Establishes a timeline. The best tech plans are those that you turn into action plans for others on the team to run with. A big input in deciding which solution to build is time and complexity, so the plan should provide a breakdown of the major components required to deliver along with the sequencing and timing for delivering them. This part of the plan also establishes another vector for teammates to ask questions and apply 80/20 thinking to potentially arrive at simpler/faster solutions. Ideally, once the team aligns on a direction, you capture the timeline in your project management tool as well.
- Example: “We’ll have a proof of concept of this system ready by the end of next week. Then we plan to have the first product milestone shipped on top of this system 4 weeks later. We should be ready to launch our private beta 1 week after that.”
Includes a test plan. A tech plan should not only establish how you're going to solve the problem but also how you will show that you solved it. You're building a feature, so you should feel confident that you know how to verify that the feature works. At the very least, a tech plan should include a breakdown of how to verify that the happy path works as expected, but ideally, you also think through critical edge cases for the user's experience. The more specific you are about how to test, the easier it will be for the team to execute ahead of launch. You can always link to an external doc or come back and add more as you discover more during the build. This part of the tech plan should guide others (even potentially non-technical teammates) on how to show that the solution works as intended.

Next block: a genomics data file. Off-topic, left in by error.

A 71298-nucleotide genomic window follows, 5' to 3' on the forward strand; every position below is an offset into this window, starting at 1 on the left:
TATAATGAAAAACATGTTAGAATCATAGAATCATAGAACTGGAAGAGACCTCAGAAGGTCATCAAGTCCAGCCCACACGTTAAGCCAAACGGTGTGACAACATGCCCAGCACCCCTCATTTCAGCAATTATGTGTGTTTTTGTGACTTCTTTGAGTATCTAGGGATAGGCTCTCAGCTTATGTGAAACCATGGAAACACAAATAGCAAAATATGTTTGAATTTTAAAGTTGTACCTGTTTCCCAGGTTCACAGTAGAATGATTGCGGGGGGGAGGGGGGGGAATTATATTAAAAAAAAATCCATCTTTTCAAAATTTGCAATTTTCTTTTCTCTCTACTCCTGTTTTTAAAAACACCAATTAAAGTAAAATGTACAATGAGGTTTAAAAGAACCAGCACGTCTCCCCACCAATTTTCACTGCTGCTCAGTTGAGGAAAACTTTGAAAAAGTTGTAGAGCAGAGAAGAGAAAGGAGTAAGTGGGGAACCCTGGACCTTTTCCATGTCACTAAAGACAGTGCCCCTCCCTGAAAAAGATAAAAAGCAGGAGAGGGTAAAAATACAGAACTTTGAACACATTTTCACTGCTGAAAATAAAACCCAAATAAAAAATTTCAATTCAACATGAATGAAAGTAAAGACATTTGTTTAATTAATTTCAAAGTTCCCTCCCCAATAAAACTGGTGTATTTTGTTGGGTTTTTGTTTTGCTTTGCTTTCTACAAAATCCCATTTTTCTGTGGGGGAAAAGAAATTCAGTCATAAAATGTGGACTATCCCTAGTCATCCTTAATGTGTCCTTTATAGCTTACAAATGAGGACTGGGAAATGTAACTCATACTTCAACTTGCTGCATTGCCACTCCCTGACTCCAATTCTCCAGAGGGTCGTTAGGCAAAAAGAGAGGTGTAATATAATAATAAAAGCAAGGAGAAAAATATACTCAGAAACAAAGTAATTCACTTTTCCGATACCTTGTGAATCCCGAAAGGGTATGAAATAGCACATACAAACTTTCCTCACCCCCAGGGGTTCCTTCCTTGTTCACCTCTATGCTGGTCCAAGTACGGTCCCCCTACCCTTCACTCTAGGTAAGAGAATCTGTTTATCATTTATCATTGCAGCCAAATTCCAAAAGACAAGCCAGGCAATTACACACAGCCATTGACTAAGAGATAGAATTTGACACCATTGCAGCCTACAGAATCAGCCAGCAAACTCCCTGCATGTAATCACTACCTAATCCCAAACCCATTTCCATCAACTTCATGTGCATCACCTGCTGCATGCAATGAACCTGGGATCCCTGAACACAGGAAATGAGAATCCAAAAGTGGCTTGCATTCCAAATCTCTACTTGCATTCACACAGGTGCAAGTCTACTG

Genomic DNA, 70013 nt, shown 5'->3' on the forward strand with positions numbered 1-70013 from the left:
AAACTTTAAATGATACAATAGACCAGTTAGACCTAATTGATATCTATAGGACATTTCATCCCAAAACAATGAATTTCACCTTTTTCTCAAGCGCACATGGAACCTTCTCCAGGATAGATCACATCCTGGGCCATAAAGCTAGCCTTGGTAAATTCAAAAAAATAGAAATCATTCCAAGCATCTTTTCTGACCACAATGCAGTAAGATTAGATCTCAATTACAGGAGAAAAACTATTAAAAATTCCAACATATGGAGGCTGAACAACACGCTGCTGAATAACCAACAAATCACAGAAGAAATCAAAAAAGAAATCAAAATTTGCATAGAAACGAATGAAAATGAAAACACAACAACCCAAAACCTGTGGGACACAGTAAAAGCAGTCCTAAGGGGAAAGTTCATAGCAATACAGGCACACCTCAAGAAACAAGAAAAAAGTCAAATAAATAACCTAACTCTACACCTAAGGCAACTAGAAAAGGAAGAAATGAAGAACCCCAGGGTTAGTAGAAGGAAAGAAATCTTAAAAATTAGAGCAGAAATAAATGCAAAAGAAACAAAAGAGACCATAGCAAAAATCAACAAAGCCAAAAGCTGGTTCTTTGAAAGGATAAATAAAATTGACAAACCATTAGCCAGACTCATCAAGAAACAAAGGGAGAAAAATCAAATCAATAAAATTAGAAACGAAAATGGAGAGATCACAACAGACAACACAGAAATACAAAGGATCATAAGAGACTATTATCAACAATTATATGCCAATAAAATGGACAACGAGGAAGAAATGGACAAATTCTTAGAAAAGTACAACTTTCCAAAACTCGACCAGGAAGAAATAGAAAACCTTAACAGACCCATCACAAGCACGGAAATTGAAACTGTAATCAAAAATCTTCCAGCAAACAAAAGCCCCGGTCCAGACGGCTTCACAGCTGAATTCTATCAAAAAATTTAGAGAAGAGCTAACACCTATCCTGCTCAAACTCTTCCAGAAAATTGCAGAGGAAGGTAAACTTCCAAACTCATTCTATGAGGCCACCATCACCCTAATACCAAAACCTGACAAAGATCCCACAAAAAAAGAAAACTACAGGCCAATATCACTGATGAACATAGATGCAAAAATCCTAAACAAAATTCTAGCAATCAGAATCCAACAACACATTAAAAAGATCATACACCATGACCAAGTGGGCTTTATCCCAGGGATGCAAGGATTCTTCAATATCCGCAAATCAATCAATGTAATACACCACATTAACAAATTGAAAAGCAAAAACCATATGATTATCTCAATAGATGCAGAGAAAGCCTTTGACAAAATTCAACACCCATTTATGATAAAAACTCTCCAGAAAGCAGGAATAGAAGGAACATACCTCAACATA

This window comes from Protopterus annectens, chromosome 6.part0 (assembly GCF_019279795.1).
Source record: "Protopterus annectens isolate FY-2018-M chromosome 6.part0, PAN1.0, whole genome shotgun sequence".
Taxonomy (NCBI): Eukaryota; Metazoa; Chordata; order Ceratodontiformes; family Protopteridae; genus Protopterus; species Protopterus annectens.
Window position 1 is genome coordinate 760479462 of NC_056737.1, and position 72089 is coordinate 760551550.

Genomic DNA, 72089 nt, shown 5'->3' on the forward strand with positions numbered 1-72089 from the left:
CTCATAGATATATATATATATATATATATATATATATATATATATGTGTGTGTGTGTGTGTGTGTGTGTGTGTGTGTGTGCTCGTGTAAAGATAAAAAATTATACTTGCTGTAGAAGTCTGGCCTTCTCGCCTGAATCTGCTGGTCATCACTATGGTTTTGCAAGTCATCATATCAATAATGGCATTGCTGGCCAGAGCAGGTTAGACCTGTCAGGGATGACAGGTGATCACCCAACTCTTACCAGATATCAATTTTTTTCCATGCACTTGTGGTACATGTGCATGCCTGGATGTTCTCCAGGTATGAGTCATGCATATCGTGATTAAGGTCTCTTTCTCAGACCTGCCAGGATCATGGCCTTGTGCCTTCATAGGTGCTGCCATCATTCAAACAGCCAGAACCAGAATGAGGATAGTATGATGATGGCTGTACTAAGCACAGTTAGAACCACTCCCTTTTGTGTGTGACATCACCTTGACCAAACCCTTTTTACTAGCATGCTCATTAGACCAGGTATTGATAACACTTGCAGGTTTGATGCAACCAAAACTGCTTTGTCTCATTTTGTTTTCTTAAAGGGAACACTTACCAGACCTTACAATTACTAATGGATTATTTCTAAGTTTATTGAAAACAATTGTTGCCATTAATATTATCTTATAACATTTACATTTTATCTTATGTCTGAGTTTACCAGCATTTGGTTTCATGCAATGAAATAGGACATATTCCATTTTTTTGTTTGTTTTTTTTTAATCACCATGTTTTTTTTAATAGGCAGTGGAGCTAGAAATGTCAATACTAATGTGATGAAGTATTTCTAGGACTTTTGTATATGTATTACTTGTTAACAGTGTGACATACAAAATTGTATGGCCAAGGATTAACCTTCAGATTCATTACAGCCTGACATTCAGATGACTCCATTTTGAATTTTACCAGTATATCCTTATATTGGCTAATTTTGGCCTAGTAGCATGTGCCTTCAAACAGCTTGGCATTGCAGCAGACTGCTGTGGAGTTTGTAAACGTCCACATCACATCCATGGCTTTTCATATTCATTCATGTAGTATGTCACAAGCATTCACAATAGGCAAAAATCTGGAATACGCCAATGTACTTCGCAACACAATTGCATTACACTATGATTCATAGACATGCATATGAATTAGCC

Is shared. We don't make technical decisions in a vacuum—the choices one team makes will affect other teams now and in the future. You should consider each tech plan an RFC that invites dialogue, driving the team toward a solution that balances the needs of the team with the needs of the overall engineering organization and the business. Share your plan within your team initially, then with members of your group and other adjacent teams that may have other ideas or subject matter expertise to contribute.
Ready to get started tech planning? Try it for the project you're currently working on and see where it takes you!